ELM – Environmental Learning Multiplied

By Mary Heuwinkel

Multiplication often results in ending up with more than you had at the start. That’s what happened with Environmental Learning Multiplied, or ELM, a program that took place at Sloan’s Lake Park in Denver on October 19 and 22, 2012.

ELM is a collaboration of Colfax Elementary School, Denver Parks and Recreation, Colorado PLT, the Colorado State Forest Service, and the education department at Metropolitan State University (MSU) of Denver, where I am an education professor. About 20 preservice teachers in MSU Denver science methods classes who attended a PLT workshop in September 2012 had the opportunity to plan and deliver PLT activities at Sloan’s Lake Park a month later. Fourth and fifth graders from Colfax Elementary walked to the park, only two blocks from their school, on a Friday afternoon; second and third graders participated the following Monday.

Here’s how the benefits multiplied:

  • MSU Denver preservice teachers planned and delivered hands-on science lessons to children;
  • Colfax Elementary students, many of whom are English language learners (ELL), learned about ecosystems and became more familiar with a neighborhood green space;
  • Colfax Elementary teachers were able to a) observe how their students behaved and learned in an outdoor environment, and b) to see how Project Learning Tree activities engaged the students with hands-on science activities involving collaboration, critical thinking, observing, and investigating.
  • Denver Parks and Recreation fulfilled their objective to promote local parks to the community for recreation and education;
  • Colorado PLT discovered how to provide this multi-level learning experience, so to repeat and possibly expand it in the future.

Adapting a Good Idea from Texas

Colorado PLT Coordinator Shawna Crocker brought back the idea for “multiplying” the learning from the 2012 PLT International Coordinators’ Conference.  She attended a presentation by Cheryl Boyette, Texas PLT Steering Committee, John Boyette, Texas Forest Service, and Alan Sowards, Stephen F. Austin State University, about a program in which preservice students plan and conduct PLT lessons at the university arboretum during an annual Bugs, Bees, Butterflies and Blossoms festival.

In our case, we took advantage of MSU Denver’s existing relationship with Colfax Elementary through our Center for Urban Education, as well as the close proximity of Sloane’s Lake Park to the school.

In fall 2012, MSU Denver offered five sections of methods classes—three undergraduate, one master’s, and one in early childhood—as one of the last courses taken before student teaching begins. One of the course requirements is to teach a science and a math lesson in the field, observed by a methods professor.

Finding time to teach a science lesson in the field experience classroom can be challenging, given the amount of time devoted to literacy and math in the elementary curriculum.  But PLT activities are a great way to incorporate teaching science with math and language arts. Thus, ELM provided a way for MSU students to fulfill a class assignment, and the opportunity to partner with a local elementary school and engage students in learning outside.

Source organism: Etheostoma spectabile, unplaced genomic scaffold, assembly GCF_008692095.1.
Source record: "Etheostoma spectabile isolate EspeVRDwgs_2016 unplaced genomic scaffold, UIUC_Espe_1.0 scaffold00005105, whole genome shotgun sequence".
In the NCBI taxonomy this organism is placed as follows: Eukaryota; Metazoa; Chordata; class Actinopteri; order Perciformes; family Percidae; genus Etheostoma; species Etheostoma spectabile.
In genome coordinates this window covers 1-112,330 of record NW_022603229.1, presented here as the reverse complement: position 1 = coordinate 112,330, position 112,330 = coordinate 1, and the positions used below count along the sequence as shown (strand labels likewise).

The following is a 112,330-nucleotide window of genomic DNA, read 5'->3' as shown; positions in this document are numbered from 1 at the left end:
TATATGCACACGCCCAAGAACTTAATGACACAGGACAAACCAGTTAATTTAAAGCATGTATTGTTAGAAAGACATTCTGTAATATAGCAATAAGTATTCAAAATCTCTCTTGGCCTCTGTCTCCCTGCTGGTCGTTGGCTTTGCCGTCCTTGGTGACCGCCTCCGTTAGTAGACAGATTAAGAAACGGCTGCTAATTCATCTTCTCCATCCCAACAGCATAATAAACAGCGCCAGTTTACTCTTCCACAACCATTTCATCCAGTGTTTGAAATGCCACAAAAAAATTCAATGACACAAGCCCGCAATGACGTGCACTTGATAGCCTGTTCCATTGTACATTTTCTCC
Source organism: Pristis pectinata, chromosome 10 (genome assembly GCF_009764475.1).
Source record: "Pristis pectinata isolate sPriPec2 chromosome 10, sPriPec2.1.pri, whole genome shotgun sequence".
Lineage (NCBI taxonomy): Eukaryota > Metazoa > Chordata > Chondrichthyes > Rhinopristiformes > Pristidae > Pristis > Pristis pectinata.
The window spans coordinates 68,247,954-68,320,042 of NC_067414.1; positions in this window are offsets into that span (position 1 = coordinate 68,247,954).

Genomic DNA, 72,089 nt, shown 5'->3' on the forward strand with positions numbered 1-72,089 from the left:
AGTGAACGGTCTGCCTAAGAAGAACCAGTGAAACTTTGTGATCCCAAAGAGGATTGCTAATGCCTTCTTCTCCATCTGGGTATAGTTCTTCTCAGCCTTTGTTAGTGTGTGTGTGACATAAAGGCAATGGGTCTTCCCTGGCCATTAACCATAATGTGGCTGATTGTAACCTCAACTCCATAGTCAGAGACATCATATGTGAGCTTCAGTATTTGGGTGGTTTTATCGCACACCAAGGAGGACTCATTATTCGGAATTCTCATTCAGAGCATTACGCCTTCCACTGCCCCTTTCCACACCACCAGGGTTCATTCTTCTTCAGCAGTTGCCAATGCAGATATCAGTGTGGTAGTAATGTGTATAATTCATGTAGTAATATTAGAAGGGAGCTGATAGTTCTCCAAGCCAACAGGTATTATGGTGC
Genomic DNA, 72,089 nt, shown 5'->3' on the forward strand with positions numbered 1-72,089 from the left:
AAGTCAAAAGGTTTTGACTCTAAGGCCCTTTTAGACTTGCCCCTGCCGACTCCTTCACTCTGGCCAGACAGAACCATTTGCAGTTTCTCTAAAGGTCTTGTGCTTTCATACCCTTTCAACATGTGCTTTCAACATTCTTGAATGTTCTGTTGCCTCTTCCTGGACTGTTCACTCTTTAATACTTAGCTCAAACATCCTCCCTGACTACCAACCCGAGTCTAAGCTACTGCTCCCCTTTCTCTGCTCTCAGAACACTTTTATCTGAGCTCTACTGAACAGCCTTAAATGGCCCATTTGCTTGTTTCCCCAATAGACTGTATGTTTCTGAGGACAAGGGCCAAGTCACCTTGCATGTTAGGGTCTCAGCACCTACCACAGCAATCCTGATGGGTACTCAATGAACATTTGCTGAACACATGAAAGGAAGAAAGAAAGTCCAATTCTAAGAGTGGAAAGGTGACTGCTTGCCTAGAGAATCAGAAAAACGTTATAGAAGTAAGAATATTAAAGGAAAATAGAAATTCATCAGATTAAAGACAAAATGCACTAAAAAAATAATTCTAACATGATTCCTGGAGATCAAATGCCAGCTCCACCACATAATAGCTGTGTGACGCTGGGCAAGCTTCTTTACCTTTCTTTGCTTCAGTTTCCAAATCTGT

I contacted Joanna Martinez, Colfax Elementary principal, about the possibility. Always interested in finding new experiences for her students, she jumped at the idea. She asked us to involve second through fifth graders.

The Role for Preservice Teachers

The 20 preservice teachers who attended the September 2012 PLT workshop signed on for ELM and worked in pairs; each pair planned and delivered a PLT lesson to students in a given grade level.  With the agreement of Colfax Elementary’s principal, I set up a general agenda for two field days for two hours each day, from 12:30 to 2:30 pm.

MSU Denver students had three weeks to plan their lessons. They visited the site beforehand in order to become familiar with its location, layout, and resources. They were given the following broad guidelines, after which they told me which PLT activities they planned to teach (see box):

  • Each lesson would last about 50 minutes, and they would teach the lesson twice in the two hours;
  • Both of their classes would be the same grade;
  • They would need to supply their own materials;
  • Colfax Elementary students would have clipboards, but there would be no tables or seating available.

ELM Days

In addition to myself, other preservice faculty, and Parks and Recreation employees, Colorado PLT staff were on hand to assist with both field days. The preservice teachers attended only for the day they were assigned to teach. On Friday, the preservice teachers met the fourth and fifth grade classes at the edge of the park, but Colfax Elementary asked the preservice teachers to meet the younger children at the school on Monday and escort them to the field site. This allowed for a small orientation beforehand, and the children settled in more quickly once they got to the site.

We were fortunate that the beautiful autumn weather was warm and the golden leaves remained on the trees. Students rotated from station to station with excitement and purpose.

Some of the Colfax Elementary teachers, especially the ELL teachers, became quite involved in the lessons. We are hoping that they will all become more comfortable with PLT and outdoor learning as we repeat the program in the future. Similarly, if we continue to offer a multi-grade program, students will have multiple exposures from year to year.

All of our experience, of course, feeds into our Lessons Learned to keep in mind for our next ELM.

~ Mary Heuwinkel, Ed.D., is an assistant professor in the Teacher Education Department at Metropolitan State University of Denver. She is a PLT facilitator.